Craig G. Bartholomew and Ryan P. O'Dowd

Downers Grove, Illinois: InterVarsity Press, 2018. 336 pages. Softcover. $35.00.

Reviewed by Walter R. Steele, Pastor, Resurrection Evangelical Lutheran Church, Quartz Hill, California on 11/07/2018

Torah, the Law of Moses, expresses the will of God. Wisdom guides the believer in how to live it. The two are intimately connected. That understanding undergirds Bartholomew and O’Dowd’s thesis. Wisdom and Torah go hand in hand.

The focus of this book is on the theological interpretation of biblical wisdom literature. The authors limit their discussion to the three books that clearly meet the criteria, namely, Proverbs, Job, and Ecclesiastes. Their goal is to create a discussion that will ultimately result in a theology of Old Testament wisdom. They begin with a general introduction, which is followed by a very helpful discussion of the similarities and the differences between the wisdom theology of the Bible and that of the Ancient Near East. Furthermore, they compare and contrast the wisdom of Egypt with that of Mesopotamia. The Egyptian worldview subsumed all of creation into a harmonious substance while that of Mesopotamia lived in polytheistic naturalism. While pagan wisdom assumed polytheism, chaos, and the violent clash between the gods and nature, Israelite wisdom declared that God is not part of creation and is ipsum esse subsistens. Therefore, wisdom is not to be founded on human observation of nature and its processes, but is grounded in the fear of Yahweh.

Following a helpful section on Hebrew poetry, which would be valuable to any one studying the Old Testament, the authors outline Proverbs and give the reader an overview. Rather than understanding Proverbs as teaching a cause and effect dynamic, they argue that a character-consequence structure is more in keeping with the teaching of Proverbs. The foundation of that character is the fear of Yahweh. It is encouraging that they uphold Solomonic authorship of the sections assigned to Solomon. The following chapter is a deeper investigation of Proverbs 31, seeking to understand how it serves the theological purpose of the book as a whole.

The authors’ treatment of Job takes the historicity of Job seriously. The echoes of the creation accounts in Genesis are clearly brought out in the discussion. Helpful charts showing parallels between Job and Genesis are enlightening. It was a delightful surprise to read the way in which the suffering of Job and the sufferings of Christ were held up and compared, especially how Job, like Christ, intercedes for others, even those who challenged him. The follow-on chapter is an in-depth reading of Job 28, which asks where wisdom can be found. The answer includes tie-ins to the writings of Paul.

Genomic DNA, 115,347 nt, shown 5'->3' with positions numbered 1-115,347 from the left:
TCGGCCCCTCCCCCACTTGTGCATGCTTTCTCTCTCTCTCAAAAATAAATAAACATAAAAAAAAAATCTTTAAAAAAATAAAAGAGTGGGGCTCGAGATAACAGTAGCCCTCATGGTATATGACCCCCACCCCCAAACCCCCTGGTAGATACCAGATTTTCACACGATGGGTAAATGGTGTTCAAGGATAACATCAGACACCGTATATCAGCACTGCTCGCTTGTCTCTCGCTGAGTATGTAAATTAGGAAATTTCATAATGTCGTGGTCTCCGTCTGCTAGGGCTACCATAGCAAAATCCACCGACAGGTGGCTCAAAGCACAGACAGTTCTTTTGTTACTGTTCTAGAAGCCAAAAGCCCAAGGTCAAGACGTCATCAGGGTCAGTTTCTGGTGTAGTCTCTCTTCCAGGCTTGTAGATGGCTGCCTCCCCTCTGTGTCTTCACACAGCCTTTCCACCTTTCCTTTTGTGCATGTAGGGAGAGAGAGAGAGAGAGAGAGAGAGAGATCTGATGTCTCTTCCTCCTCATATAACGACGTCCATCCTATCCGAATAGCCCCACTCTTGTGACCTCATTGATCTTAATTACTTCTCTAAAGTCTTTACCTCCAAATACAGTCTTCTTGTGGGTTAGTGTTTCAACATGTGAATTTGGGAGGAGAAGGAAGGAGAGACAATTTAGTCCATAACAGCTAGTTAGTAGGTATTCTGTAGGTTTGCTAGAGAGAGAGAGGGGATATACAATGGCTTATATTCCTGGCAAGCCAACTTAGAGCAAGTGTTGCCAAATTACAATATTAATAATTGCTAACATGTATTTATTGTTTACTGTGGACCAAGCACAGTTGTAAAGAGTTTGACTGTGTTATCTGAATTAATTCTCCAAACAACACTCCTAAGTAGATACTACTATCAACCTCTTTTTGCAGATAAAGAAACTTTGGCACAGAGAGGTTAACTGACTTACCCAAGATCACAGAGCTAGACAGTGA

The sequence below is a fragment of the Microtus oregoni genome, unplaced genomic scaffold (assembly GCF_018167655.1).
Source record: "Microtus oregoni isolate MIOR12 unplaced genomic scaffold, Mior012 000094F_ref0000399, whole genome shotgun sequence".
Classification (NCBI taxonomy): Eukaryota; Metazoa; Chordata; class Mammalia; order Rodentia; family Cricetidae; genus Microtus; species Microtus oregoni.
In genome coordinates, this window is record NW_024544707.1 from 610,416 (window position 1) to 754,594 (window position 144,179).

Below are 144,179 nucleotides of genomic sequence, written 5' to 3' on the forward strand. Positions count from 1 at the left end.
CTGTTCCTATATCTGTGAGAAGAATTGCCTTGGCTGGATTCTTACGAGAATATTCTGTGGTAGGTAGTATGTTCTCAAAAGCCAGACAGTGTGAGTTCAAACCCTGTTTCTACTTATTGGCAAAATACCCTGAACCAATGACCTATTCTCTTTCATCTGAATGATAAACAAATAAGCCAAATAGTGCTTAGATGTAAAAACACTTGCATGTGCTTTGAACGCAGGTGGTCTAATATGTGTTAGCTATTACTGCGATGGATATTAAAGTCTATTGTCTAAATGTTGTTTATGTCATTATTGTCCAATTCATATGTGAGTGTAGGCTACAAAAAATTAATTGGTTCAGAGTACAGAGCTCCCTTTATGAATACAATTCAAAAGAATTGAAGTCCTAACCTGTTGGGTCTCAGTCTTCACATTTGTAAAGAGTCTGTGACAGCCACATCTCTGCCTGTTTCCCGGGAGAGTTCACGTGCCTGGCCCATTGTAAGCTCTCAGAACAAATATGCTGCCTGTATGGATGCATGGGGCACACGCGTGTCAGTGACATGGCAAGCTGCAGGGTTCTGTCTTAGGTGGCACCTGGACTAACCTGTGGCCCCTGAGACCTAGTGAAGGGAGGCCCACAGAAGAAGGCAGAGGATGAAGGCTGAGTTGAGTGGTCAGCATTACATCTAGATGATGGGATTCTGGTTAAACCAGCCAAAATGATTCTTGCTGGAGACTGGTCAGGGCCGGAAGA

Ecclesiastes is the final book treated at any length. The authors reject Solomonic authorship of Ecclesiastes, placing the book within the postexilic period, as late as the fourth century B.C. Nevertheless, treating Qoheleth as a Solomonic figure, they argue that the problem with Qoheleth is not found in his observations but in his methodology. The issue is not solved until the epilogue, where it is resolved in fearing God and keeping his commandments. A treatment of the well-known and often misinterpreted Ecclesiastes 3:1–15 follows. The book next moves to a discussion of Jesus as the Wisdom of God, followed by chapters on the theology of Old Testament Wisdom and its application in the world today.

For the person desiring a deeper study of the topics presented, the authors provide a ready bibliography for recommended reading with introductory studies, commentaries, and scholarly resources. These are very helpful. While this book is a good start for the development of a theology of Old Testament wisdom, and while the connection to the creation accounts in Genesis are excellent, it suffers from its failure to ground the study more deeply in Deuteronomy. Applying Torah to the new situation of living in Ertz Yisrael is exactly what Moses is doing. Some discussion of that should have been included.

This book can be a helpful tool for the person preparing a Bible study on any of the three wisdom books. Paired with the commentaries in the Concordia Commentary series, this book can simplify the work. It would also be a good text for a continuing education course on wisdom literature.